Pan's Labyrinth (2006)

There's something fantastical and haunting about labyrinths, because this is the second one on our list. (One of the Harry Potter movies features a maze, too.) Pan's Labyrinth is set in Spain in the 1940s and is about a young girl, Ofelia (Ivana Baquero), who encounters a faun (Doug Jones) in a labyrinth who tells her that she is the reincarnation of a princess and can become immortal if she completes three tasks. This one leans more horror-fantasy and could even be classified as historical fiction.

Jumanji (1995)

A board game comes to life with terrifying results in Jumanji. Siblings Judy (Kirsten Dunst) and Peter (Bradley Pierce) begin playing an old board game they've discovered, only to find that it releases jungle-related obstacles with each turn—including giant mosquitoes and a stampede of animals. They also come into contact with Alan (Robin Williams), who was sucked into the game 26 years earlier when he was a teen. Two revival movies featuring a new cast and changing Jumanji into a video game came out in the 2010s.

Coco (2017)

Coco is inspired by and revolves around the Mexican holiday el Día de los Muertos, or the Day of the Dead. Miguel (Anthony Gonzalez), a 12-year-old boy, is trying to figure out why his family won't allow any type of music in the house and travels to the Land of the Dead to find his answer.

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James and the Giant Peach (1996)

James and the Giant Peach (the third Dahl adaptation on the list) combines live action and animation as a boy names James (Paul Terry) climbs into an enchanted giant peach, becoming a cartoon character and befriending various talking insects. They then all set off on an adventure from England to New York City, so James can flee his cruel aunts (Miriam MargolyesJoanna Lumley).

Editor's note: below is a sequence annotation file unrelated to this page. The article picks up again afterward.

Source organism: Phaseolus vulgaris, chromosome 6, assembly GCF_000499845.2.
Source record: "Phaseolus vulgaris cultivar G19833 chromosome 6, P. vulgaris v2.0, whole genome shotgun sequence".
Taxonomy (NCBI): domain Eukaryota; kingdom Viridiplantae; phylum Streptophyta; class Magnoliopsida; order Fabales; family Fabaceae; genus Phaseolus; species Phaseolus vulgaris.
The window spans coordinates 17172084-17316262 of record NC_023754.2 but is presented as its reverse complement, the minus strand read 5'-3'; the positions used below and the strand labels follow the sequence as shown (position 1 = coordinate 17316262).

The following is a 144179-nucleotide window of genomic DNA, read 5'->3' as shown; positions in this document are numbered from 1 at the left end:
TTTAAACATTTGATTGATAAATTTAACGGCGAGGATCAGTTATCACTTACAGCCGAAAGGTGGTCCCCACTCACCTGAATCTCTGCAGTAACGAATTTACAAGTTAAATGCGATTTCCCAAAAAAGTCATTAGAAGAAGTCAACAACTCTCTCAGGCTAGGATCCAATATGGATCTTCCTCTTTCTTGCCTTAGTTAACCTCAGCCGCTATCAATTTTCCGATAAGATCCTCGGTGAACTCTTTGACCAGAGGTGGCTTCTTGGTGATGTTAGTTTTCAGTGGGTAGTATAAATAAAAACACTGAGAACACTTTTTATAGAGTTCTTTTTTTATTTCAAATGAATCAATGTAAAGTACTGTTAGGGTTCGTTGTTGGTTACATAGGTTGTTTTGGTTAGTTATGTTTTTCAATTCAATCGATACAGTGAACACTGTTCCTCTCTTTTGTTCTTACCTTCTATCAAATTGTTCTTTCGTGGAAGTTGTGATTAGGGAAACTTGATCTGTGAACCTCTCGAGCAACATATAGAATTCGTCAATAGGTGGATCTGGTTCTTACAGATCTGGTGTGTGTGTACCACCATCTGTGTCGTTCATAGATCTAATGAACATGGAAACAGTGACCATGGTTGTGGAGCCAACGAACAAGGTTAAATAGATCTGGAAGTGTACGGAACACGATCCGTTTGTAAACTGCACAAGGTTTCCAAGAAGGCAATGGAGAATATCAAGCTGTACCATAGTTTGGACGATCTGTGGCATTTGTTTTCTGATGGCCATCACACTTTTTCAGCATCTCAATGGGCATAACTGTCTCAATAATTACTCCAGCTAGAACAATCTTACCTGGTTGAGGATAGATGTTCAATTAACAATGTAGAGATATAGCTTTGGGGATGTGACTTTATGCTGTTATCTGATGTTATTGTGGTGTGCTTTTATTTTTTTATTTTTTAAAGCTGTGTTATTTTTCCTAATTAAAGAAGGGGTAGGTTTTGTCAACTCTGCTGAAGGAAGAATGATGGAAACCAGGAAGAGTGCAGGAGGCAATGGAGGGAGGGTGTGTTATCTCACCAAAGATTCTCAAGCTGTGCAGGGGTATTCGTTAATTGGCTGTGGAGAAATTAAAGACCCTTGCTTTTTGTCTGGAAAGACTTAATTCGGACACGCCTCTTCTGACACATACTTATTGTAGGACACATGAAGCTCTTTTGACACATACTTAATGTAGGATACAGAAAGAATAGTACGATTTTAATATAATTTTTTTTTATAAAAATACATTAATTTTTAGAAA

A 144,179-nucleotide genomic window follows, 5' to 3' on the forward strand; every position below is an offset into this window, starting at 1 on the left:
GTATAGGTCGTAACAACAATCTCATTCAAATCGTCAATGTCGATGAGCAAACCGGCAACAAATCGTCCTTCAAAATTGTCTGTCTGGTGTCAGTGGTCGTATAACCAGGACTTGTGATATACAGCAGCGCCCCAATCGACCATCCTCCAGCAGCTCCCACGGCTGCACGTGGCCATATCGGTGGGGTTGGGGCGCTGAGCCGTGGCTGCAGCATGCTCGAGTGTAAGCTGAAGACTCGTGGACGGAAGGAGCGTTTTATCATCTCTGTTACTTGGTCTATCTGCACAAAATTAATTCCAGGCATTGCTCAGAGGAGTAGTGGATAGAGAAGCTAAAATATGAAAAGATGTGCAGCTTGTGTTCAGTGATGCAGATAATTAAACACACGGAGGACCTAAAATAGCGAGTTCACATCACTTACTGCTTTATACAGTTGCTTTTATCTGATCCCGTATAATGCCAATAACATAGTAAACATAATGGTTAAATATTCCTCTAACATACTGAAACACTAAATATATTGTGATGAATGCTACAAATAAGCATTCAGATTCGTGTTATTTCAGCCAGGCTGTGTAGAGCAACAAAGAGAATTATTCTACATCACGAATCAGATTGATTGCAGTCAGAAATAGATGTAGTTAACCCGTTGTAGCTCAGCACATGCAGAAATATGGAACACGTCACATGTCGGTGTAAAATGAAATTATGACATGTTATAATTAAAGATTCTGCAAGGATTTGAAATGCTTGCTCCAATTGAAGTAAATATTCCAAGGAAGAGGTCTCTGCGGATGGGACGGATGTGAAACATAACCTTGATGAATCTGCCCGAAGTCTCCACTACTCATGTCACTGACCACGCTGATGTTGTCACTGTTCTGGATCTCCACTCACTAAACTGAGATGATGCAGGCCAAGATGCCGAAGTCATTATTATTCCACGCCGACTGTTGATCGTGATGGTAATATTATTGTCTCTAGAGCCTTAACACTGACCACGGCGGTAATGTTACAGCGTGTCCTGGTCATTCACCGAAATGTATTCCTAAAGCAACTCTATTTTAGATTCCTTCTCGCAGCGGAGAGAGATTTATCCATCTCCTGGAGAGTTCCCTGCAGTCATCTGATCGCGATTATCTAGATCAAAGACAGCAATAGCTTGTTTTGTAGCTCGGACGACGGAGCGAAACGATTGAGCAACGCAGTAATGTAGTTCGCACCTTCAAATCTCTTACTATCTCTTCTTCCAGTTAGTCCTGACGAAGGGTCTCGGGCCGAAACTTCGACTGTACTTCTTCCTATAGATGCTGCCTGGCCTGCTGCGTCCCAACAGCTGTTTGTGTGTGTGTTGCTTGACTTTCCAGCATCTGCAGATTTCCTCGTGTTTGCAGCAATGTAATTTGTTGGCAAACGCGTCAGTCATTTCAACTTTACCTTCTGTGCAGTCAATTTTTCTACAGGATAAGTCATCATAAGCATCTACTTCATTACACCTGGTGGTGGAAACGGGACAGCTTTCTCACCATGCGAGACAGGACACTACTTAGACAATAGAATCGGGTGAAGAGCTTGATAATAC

Coraline (2009)

Coraline is another animated pick, but this one is darker than most of the others here. In her new home, a girl named Coraline (Dakota Fanning) finds a passage to the Other World, an alternate universe with creepy doppelgängers of her parents (Teri Hatcher, John Hodgman) and other people in her life. Here, she meets three ghosts (Hannah Kaiser, Aankha Neal, George Selick) and sets off on a mission to free them back into the real world.

Who Framed Roger Rabbit (1988)

Humans and cartoon characters—from both Warner Bros. and Disney—coexist in Who Framed Roger Rabbit. It's about a cartoon, Roger Rabbit (Charles Fleischer), who has been framed for murder, and the private detective, Eddie Valiant (Bob Hoskins), who helps clear his name.

Frozen (2013)

Let it go, let it goooo. Even if you haven't seen Frozen, you probably remember its most famous song. The animated movie is about sisters Elsa (Idina Menzel) and Anna (Kristen Bell), who reunite after Elsa has been locked away due to not being able to control her powers of making cold weather, ice, and snow. Elsa has to learn to master her magic, so her kingdom can be free from an eternal winter.

Edward Scissorhands (1990)

A humanoid creation with scissors for hands made by an inventor (Vincent Price) is taken in by a normal family where he falls in love with their teenage daughter. Directed and co-written by Tim Burton, it's a fantasy romance with a very surreal premise. Johnny Depp stars as Edward Scissorhands, while Winona Ryder plays Kim.

Alice in Wonderland (1951)

We go back to 1951 for this Disney classic. Alice in Wonderland is based on Lewis Carroll's 1865 book Alice's Adventures in Wonderland, and is about a girl (Kathryn Beaumont) who enters Wonderland after falling down a rabbit hole. There, Alice meets the Mat Hatter (Ed Wynn), the Queen of Hearts (Verna Felton), the Cheshire Cat (Sterling Holloway), and more memorable characters.

Lia Beck
Lia Beck is a writer living in Richmond, Virginia. In addition to Best Life, she has written for Refinery29, Bustle, Hello Giggles, InStyle, and more. Read more